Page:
Do You Know Pommeau?

There’s no need to travel to Normandy to try Pommeau. Orchard Hill Cider Mill owners, Karl and Caroline duHoffmann, Andrew Emig, and Jeff Soons are pioneers of American Pommeau. So what is Pommeau? Traditionally, it is made by mixing two-thirds apple must (unfermented apple juice) to one-third of one-year-old Calvados (apple brandy). It is generally considered an apéritif and a perfect pairing to rich desserts or blue cheese and melon. 

Orchard Hill’s Pommeau has proven to be a great representation of the category made on U.S. soil, and has blazed the trail for a number of other producers in New York State as well as other regions around the country. “It’s still a small, niche category,” says duHoffmann. “Pommeau is a great corollary to the cider industry—they are natural stablemates—brandy, cider, and Pommeau.” Orchard Hill’s Pommeau was even featured at a national James Beard award dinner. “It is definitely worthy to be on the best tables,” says duHoffman. “In France, it’s an overlooked step-child. Americans aren’t terribly familiar with it yet, but I hope they can see its virtues.”

Orchard Hill has two Pommeau expressions, the Ten66 (named for the Norman invasion of England) and the Ten66 Reserve that is barrel-aged and exudes a richer, more extracted flavor. It recently won a Good Food Award. 

three bottles and glass on wood bar
The line-up of orchard-based ciders at Orchard Hill includes Ten66, an American style Pommeau. Photo: Orange County Tourism

Orchard Hill is an estate cidery that grows all the apples used on-site, implementing what duHoffman calls “old school low-intervention.” “We make ciders that highlight the quality of fruit we grow,” he says. “There is a purity in our approach and the ciders reflect that. We are aware of cider history here—we are not trying to reinvent the wheel.” Look for new releases of draft ciders and a rosé in 16-oz cans coming soon.

Visit Orchard Hill for farm dinners once a month, enjoy a meal in the taproom, and live music on Fridays and Sundays. In the fall they offer U-pick apples and harvest activities such as hayrides and pumpkin picking. 

Rye Barrel-Aged Maple Syrup and a Vodka Made With Sugar Beets

Orange County Distillery owners Bryan Ensall and John Glebocki are going beyond the average distillery offerings. Their new Rye Barrel-Aged Maple Syrup is a collaboration with Finding Home Farms. “They produce the syrup and we season the freshly dumped rye whiskey barrels with it,” says Glebocki. “The syrup that comes back out of the barrels carries a slight amount of alcohol and the flavor of the charred oak and rye grain.” The maple syrup finds its way into seasonal cocktails served in the distillery’s Cocktail and Craft Beer Bar at Brown Barn Farms. The Field 47 combines their corn whiskey, lemon rosemary simple syrup, and the barrel-aged maple syrup; and Up on Smoke, made with their rye whiskey and the barrel-aged maple syrup poured into a glass that is smoked with a barrel stave.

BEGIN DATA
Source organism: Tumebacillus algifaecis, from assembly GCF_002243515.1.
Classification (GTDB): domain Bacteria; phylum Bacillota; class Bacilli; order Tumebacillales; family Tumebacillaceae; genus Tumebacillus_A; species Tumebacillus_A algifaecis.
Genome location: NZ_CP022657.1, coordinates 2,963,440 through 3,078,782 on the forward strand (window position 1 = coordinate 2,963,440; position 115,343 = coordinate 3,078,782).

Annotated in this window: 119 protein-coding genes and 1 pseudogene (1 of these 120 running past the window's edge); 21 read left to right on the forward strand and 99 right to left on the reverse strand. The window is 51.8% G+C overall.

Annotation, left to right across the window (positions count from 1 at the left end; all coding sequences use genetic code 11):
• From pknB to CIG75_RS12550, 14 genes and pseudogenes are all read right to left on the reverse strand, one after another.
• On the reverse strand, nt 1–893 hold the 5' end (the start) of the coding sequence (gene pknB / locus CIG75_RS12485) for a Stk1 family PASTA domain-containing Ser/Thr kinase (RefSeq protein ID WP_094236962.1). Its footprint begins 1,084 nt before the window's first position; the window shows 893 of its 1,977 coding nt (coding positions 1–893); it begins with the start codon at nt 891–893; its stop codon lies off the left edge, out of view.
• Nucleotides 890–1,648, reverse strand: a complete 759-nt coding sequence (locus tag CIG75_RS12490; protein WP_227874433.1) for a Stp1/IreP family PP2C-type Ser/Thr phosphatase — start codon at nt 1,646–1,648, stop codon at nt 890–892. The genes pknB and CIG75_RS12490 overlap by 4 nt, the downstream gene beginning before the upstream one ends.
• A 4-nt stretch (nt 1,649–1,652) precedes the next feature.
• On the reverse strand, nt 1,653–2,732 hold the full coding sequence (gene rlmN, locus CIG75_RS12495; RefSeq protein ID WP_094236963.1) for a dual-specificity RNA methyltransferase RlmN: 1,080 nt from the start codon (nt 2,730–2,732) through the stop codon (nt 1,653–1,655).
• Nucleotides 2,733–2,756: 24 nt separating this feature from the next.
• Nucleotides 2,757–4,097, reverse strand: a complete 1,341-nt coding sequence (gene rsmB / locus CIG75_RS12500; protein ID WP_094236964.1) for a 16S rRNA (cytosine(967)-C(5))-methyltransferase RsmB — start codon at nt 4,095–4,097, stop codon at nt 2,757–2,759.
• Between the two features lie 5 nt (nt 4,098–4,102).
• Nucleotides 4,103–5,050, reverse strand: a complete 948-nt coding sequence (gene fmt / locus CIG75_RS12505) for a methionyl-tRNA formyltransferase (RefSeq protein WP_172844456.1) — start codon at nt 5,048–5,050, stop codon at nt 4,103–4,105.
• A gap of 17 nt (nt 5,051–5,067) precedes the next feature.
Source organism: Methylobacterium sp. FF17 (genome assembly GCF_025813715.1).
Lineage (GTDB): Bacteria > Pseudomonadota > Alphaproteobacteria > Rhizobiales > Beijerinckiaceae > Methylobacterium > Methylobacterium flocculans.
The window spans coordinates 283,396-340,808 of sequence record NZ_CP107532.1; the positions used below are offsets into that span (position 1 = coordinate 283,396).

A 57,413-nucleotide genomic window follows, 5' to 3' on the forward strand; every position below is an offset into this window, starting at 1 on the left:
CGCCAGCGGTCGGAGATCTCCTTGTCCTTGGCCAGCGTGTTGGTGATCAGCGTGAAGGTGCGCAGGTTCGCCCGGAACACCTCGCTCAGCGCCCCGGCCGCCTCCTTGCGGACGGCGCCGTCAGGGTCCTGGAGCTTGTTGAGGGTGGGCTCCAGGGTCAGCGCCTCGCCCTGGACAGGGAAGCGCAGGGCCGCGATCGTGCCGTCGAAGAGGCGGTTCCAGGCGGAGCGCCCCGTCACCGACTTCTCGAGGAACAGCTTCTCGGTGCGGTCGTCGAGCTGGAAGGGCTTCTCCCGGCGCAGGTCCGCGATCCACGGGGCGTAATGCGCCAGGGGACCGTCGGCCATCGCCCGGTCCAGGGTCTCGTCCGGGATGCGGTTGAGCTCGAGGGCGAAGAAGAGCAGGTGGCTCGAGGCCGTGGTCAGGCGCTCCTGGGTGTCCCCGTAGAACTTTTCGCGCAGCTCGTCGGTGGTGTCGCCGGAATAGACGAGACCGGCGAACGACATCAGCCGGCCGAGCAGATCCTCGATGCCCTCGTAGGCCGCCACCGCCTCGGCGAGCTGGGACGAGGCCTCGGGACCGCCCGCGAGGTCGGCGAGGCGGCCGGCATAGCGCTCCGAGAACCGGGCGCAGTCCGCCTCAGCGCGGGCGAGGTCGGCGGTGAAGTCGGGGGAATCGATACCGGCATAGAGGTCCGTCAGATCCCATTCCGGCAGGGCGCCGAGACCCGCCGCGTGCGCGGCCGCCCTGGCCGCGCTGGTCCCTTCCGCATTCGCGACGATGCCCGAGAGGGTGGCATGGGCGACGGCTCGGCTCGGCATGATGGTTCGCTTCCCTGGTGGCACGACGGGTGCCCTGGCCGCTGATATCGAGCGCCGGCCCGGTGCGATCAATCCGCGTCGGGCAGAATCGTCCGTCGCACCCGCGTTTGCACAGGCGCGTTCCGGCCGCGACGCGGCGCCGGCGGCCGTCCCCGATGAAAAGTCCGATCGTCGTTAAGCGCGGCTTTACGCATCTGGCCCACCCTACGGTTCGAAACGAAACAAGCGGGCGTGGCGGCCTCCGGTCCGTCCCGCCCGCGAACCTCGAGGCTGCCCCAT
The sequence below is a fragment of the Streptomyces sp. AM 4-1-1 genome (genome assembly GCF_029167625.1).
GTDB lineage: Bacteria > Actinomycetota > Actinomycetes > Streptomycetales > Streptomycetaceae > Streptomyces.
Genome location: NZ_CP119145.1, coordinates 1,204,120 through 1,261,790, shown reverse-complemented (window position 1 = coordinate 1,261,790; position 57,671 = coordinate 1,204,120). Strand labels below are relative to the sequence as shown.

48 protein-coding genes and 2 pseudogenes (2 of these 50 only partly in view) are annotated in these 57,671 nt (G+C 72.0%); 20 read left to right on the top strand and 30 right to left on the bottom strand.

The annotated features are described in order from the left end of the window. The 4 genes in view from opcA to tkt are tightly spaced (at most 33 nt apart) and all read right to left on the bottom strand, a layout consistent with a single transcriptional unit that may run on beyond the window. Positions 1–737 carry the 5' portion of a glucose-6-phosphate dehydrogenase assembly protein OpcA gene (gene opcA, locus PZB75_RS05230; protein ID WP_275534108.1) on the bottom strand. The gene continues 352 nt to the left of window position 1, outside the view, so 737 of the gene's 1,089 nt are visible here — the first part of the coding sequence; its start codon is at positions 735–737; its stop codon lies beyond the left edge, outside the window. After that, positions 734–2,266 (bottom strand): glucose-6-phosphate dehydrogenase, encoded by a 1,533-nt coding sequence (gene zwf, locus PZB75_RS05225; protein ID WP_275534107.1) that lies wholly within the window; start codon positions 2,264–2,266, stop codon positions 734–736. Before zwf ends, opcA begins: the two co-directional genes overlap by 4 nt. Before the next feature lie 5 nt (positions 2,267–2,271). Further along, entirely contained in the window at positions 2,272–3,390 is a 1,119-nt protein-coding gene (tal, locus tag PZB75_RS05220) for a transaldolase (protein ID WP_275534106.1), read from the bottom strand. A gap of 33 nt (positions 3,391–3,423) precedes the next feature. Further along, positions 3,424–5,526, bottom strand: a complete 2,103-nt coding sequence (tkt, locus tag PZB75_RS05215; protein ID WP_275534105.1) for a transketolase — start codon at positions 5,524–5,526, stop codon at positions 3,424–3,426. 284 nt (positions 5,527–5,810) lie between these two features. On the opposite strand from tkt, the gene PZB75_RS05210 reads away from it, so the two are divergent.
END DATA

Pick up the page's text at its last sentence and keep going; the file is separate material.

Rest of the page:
The rye maple is not the only sweet-sounding thing at OCD. In addition to classic spirits, the team also produces a sugar beet vodka. “It is made from a white sugar beet—not a red beet— and carries an earthy taste,” explains Glebocki. “It’s great to mix with hot pepper cocktails.” 

brown barn with picnic table in foreground
Try handcrafted, farm-to-bottle spirits at Brown Barn Farms. Photo: Orange County Tourism

The sugar beets, as well as all of the grains used in the spirits, are grown on-site. Brown Barn Farms, where the distillery stands, is actually Glebocki’s farm—he is a fifth-generation Black Dirt farmer. “I have grown onions and vegetables for just over 20 years,” he says. “One hundred thirty years ago, my ancestors cleared much of the land I currently grow on.” Considered a farm-to-bottle distillery, they are one of the few craft distilleries in which the owner does the growing, handling, malting, cooking, and distilling of the product. “We started this distillery to create a value-added product from ingredients I could grow on the farm,” says Glebocki. “Everything is handmade by the owner from start to finish.”

Visitors can enjoy the views of Glebocki’s farm while sipping on craft cocktails and local beer and wine. The sprawling greens are dotted with picnic tables, fire pits, food trucks, and yard games. Coming soon, on the same property, is Orange County Brewing Company—set to open late fall 2021.

Find your new favorite beverage! Explore more at orangetourism.org